A potential smartphone from Microsoft has been a topic of discussion for years, and a new report that the Redmond, Wash.-based software giant is testing one with suppliers in Asia is fueling talk again.
Unnamed company officials blabbed the news to the Wall Street Journal and told the paper that it was too early to tell if the device would be mass-produced.
Microsoft just released its first tablet PC – the Surface – last month. A number of new smartphones from various manufacturers featuring the Windows Phone 8 operating system are expected to hit the market in the next couple of months, but Microsoft has never unveiled a handset of its own. Might that be about to change? Not anytime soon, at least according to one industry insider.
“With Microsoft selling its own tablet, many analysts believe that a smartphone can’t be far behind," noted Yankee Group research VP Carl Howe. "However, I think Microsoft will delay making that decision until it can weigh data from its Surface tablet sales against those of its hardware partners."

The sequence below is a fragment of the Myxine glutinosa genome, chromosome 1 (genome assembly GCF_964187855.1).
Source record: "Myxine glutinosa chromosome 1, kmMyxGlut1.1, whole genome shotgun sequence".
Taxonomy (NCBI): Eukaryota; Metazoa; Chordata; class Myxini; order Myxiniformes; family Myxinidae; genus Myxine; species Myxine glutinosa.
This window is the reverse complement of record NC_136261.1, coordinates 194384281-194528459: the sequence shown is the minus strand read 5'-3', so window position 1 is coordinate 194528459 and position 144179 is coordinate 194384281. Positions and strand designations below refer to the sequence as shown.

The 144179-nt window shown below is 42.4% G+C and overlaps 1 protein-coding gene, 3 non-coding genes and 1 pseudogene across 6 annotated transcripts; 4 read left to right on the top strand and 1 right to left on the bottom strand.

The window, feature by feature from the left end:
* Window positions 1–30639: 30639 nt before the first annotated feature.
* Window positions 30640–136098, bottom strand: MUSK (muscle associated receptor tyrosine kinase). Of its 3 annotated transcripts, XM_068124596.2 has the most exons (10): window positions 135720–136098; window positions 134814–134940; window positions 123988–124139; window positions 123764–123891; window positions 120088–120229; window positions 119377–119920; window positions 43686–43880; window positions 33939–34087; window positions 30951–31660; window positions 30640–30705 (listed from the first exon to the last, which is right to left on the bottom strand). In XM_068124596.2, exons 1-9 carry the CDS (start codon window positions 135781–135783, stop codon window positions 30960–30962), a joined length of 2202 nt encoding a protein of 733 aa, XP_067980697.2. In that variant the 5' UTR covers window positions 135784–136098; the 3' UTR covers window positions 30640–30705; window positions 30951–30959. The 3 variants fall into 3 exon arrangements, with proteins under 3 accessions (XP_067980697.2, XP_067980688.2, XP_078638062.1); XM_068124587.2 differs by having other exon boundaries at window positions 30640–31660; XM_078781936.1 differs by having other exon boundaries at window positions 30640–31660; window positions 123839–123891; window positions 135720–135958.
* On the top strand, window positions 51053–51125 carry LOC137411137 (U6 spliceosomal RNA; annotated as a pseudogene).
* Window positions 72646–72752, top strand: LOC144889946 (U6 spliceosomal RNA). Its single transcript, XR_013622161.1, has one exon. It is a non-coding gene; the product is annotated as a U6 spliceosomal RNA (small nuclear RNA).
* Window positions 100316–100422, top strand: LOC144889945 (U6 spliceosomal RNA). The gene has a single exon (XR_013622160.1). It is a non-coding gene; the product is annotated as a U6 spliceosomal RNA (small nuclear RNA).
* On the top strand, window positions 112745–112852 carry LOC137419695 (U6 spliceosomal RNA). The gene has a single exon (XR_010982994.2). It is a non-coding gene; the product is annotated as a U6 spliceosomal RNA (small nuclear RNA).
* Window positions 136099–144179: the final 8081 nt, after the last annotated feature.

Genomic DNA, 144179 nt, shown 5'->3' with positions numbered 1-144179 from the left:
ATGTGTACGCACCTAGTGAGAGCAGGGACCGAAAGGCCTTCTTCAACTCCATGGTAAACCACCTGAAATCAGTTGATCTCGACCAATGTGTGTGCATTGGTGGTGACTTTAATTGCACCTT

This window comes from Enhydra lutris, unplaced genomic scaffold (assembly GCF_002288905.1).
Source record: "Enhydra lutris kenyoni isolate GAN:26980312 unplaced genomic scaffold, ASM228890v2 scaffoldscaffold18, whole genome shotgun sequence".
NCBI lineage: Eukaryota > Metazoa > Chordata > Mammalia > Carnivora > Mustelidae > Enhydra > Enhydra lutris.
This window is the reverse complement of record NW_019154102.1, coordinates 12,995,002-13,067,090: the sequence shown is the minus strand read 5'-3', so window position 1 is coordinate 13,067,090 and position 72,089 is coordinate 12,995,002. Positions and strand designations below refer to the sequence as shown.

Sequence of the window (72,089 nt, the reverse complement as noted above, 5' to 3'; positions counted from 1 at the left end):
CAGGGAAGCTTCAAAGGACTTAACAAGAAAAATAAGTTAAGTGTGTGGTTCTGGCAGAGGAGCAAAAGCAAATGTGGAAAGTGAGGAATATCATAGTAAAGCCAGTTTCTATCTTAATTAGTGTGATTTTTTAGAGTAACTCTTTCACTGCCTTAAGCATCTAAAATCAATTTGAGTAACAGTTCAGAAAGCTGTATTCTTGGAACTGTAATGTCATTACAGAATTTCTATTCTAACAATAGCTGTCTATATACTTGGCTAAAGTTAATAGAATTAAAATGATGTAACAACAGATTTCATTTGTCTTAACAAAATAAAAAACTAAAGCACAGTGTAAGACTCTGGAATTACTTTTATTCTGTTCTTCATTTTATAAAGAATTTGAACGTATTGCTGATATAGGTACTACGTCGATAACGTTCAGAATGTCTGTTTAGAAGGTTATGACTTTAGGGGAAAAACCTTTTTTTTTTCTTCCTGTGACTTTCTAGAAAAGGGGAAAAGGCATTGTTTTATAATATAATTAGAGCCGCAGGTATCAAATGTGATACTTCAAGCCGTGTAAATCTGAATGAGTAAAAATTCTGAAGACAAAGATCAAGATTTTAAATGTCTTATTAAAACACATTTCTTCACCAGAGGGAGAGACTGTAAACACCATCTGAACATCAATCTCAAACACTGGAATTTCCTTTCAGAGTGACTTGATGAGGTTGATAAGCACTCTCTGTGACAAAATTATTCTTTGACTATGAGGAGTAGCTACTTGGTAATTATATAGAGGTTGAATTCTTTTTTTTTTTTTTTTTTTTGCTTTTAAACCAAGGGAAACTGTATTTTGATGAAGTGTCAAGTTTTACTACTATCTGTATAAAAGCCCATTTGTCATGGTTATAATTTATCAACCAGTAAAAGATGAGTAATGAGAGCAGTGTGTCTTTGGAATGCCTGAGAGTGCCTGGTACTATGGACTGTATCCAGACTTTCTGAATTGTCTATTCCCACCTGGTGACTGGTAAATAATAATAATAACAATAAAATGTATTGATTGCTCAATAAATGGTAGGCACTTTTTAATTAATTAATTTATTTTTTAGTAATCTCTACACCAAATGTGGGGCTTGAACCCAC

Howe believes MSFT will scrap the smartphone idea if sales of the Surface are poor, simply because it's unlikely a phone would fare any better than the tablet. Another negative would be if Surface sales are good but competitors do poorly, meaning "Microsoft would be trading be trading high-margin licensing dollars for its own low-margin hardware sales. Again, this would argue that a Microsoft smartphone would actually reduce Microsoft’s income, and therefore wouldn’t be a good move," the analyst said.
The pro-smartphone scenario, as Howe describes it, would be if Surface sales are good and if competing hardware manufacturer licensing revenue goes up. " ... then that suggests Microsoft could make money building and selling its own phone without harming its larger licensing business," Howe said. "However, Microsoft would have to then build strong wholesale relationships with the hundreds of mobile carriers around the globe to carry its products. Only after this point would Microsoft’s phone business take off."
The odds, therefore, are against a Microsoft smartphone, Howe says.